Challenges in the food sector
The United Nations (UN), an international organisation that brings together its member states to confront common challenges, developed the 2030 Agenda for Sustainable Development. This agenda outlined 17 Sustainable Development Goal’s (SDG’s) which all member states committed to achieving.
The food system is at the core of a number of these SDGs. In particular, the second of the UN’s SDG’s is Zero Hunger – to end hunger, achieve food security and improved nutrition and promote sustainable agriculture. However, there are a number of challenges in the food system; and we will require a profound change in the global food and agriculture system if we are to achieve this goal by 2030.
Challenges in the Food System
- Feeding a growing population
Feeding a growing population and achieving food security has been defined as one of the most significant challenges for the next three decades due to the rapid rise in population. By 2050, global food systems will need to feed and nourish more than 9 billion people in a safe, responsible and sustainable way. It has been proposed that global food production will need to increase 50% by 2050 to feed this growing population. As a result there will be an extra 219,000 people to feed each day and we will need to produce more food in the next 50 years than we have ever done before! It is important to ensure this growth is achieved responsibly, without jeopardizing the future of our natural resources.
- Competition for resources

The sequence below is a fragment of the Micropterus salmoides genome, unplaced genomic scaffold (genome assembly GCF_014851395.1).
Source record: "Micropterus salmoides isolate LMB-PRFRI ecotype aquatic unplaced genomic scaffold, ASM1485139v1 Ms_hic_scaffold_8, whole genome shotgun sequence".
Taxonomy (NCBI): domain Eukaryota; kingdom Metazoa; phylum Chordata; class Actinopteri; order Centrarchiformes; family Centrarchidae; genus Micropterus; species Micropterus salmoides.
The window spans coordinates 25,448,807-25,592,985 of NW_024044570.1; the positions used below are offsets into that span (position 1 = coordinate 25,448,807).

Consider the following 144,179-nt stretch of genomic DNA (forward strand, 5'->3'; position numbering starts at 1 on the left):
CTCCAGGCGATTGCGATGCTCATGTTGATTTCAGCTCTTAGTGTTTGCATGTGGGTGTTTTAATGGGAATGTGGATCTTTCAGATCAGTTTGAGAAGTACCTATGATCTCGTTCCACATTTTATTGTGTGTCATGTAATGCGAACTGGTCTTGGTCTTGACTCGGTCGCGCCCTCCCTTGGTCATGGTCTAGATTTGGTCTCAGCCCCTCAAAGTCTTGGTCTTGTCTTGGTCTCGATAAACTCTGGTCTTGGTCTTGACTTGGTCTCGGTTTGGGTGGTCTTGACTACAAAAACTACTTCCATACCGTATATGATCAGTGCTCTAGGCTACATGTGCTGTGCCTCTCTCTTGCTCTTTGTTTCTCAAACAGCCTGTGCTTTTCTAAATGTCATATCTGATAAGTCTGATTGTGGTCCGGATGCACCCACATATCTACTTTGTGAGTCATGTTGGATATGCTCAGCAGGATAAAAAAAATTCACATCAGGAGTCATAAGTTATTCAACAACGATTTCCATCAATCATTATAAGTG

Growing competition and scarcity of land, water and energy for food production and over exploitation of the wild fisheries will affect our ability to produce food. Currently one third of the world population lives in countries where there isn’t enough water or its quality has been compromised. It has been estimated that 220% more water and 43% more crop land will be required by 2050 to meet demands if current dietary trends continue. In parallel, there is an urgent need to reduce the negative effects of food production on the environment.
- The complexity of the global food chain
Food and drink have become a global industry, with many positive aspects including access, affordability and variety of food on the market. However, the integrity of increasingly complex food supply chains is often compromised. This is because the sourcing and transport of ingredients and products across a range of countries and supply chain players for raw materials, processing and retail creates difficulties for surveillance and increases the number of opportunities for fraudulent activity.
- Food Consumption
Overconsumption and food waste put unnecessary pressure on the food system. Around one in three people suffer some form of malnutrition, i.e. under nutrition (wasting, stunting and underweight); micronutrient deficiency; and overweight, obesity and diet related noncommunicable diseases (such as heart disease, stroke, diabetes and some cancers). In 2016, 1.9 billion adults, 340 million children aged 5-19 years old and 41 million under 5 were overweight or obese. At the same time, 462 million adults were malnourished and 52 million children under 5 years of age were wasted, 17 million were severely wasted and 155 million stunted. Moreover, 1 billion people suffer from ‘hidden hunger’ whereby they are getting enough calories but not enough micronutrients (vitamins and minerals).